Dutch touring car company Royal Beuk BV is currently testing technology called the Driver State Sensor that monitors whether a bus driver is getting drowsy at the wheel. Some 20 vehicles are being equipped with a system designed by Australian company Seeing Machines, which “uses infrared light and a camera to record eye movements to monitor whether a driver’s gaze is distracted from the road for too long or if they is blinking progressively more slowly, signs they may be nodding off.” If the system detects drowsiness, it will warn the driver with an alarm fitted to their chair and an audio signal, and additional alarms will also call for human intervention.
The Driver State Sensor costs 15,000 euro which, according to Marc Beuk in an RTL Nieuws interview is too expensive for the touring car branch, but thanks to the collaboration between Royal Beuk and Seeing Machines, the price could go down to as much as 5,000 euro.
It has been said that driving drowsy is a lot like driving drunk, but there’s no social taboo on it while it is just as dangerous.
In 2004 De Berk, nicknamed Angel of Death, received a life sentence for seven murders and three attempted murders of patients under her care. Rather than proving murders had taken place, the prosecution shopped for natural deaths that could pass for suspicious, and if it turned out that De Berk had been working when the alleged victims died, added them to its list. After statisticians brought their objections to this method to public attention, the supreme court decided to let a lower court re-open the case.
The verdict has been announced for April 14.
* Minister Donner of the department of Social Affairs has been told by parliament to re-open the cases of unemployed entrepreneurs who were accused of fraud and sometimes prosecuted for it by UWV, the same organisation that had been feeding them false information that led to this ‘fraud’ in the first place.
The accused were participating in a work re-integration programme that allowed them to set up their own companies while still receiving benefits during the incubation phase. They received benefits for the difference between hours worked and hours available for work, where UWV initially defined ‘hours worked’ as ‘hours billed.’ However, the law says that non-billable hours also count as ‘hours worked.’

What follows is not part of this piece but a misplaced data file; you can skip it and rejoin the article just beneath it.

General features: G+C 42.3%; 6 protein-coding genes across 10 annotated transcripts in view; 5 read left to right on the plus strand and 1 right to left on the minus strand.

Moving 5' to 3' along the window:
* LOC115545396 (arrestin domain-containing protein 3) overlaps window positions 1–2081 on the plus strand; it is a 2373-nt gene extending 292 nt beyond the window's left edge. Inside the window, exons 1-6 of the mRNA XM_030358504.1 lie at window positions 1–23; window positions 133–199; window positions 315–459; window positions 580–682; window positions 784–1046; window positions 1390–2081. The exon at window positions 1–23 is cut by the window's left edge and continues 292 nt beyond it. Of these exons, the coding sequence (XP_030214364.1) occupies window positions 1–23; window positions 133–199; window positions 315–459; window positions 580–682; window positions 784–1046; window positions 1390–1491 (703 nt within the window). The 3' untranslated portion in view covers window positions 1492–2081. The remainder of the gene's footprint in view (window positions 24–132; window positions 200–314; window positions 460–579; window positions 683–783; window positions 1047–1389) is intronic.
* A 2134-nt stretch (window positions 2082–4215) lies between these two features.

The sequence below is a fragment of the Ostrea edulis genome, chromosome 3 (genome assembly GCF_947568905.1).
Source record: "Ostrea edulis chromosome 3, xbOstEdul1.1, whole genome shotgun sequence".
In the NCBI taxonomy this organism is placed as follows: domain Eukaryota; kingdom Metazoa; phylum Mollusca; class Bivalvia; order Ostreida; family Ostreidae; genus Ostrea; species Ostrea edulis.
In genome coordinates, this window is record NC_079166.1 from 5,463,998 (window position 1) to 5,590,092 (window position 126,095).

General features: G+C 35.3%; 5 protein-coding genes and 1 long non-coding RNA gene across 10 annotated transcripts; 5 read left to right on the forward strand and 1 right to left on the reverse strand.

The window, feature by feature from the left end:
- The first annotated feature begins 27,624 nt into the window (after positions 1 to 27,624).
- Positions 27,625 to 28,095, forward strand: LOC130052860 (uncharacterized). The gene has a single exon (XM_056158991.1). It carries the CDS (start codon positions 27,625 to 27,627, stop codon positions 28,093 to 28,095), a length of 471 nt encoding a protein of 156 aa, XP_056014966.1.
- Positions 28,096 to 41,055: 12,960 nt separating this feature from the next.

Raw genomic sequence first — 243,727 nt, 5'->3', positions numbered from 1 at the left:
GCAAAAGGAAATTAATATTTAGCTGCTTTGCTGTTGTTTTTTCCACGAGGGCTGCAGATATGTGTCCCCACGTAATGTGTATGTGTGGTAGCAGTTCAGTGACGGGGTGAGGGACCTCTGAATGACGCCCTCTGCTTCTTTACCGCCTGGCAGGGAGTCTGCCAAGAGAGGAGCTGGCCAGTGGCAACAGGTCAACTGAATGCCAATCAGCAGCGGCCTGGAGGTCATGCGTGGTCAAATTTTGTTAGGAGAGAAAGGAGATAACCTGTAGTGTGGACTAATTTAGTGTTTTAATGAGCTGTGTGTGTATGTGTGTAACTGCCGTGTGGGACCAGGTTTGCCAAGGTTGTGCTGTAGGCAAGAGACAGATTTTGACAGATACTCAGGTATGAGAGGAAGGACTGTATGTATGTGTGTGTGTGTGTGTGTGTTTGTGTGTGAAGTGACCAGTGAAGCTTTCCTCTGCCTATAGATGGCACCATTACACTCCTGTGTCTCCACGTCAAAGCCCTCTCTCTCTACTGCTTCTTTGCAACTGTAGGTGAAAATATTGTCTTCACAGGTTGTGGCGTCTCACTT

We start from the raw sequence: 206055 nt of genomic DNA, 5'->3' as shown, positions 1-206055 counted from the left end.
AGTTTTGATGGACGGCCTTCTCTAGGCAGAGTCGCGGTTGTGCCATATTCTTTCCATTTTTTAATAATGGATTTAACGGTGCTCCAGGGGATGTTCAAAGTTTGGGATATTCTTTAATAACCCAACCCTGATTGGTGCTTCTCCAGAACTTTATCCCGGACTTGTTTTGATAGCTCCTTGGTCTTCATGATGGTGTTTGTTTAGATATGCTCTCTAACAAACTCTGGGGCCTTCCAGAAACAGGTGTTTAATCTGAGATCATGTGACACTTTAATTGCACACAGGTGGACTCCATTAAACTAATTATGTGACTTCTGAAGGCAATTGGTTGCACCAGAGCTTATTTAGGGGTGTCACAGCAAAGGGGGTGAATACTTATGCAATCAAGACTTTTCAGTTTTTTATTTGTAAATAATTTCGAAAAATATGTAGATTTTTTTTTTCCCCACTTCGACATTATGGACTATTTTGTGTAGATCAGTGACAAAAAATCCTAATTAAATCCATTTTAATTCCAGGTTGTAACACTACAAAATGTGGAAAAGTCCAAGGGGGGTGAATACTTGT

UWV (formerly known as GAK) is a private institute that is tasked with distributing unemployment benefits under the supervision of Donner’s department. When the minister pointed out that opening dossiers of already convicted felons was ‘impossible,’ that only seemed to rub parliament the wrong way, according to NRC.
* The Delft students that designed the eco-friendly Superbus are currently building a working prototype. In 2009, after extensive testing on a track, the chassis was built (see image).
The Superbus is a 15-metre-long vehicle that fits 23 passengers. It drives over a dedicated, cheap, concrete lane and doesn’t use bus stops. Instead, prospective passengers indicate where and when they want to board, and presumably the driver caters to these wishes. The Superbus is electrically powered, using lithium polymer battery packs and regenerative braking. Its top speed is 250 kilometres per hour (155 mph). Top Gear, are you reading this?
Fitness First, a global health club chain, fitted a bus stop at the Weena in Rotterdam with scales and a display that shows you your weight. The big question buzzing around the Web is, is this a funny gimmick or an unacceptable shaming device? The campaign was designed by ad agency N=5, and the video report is by NOS Headlines.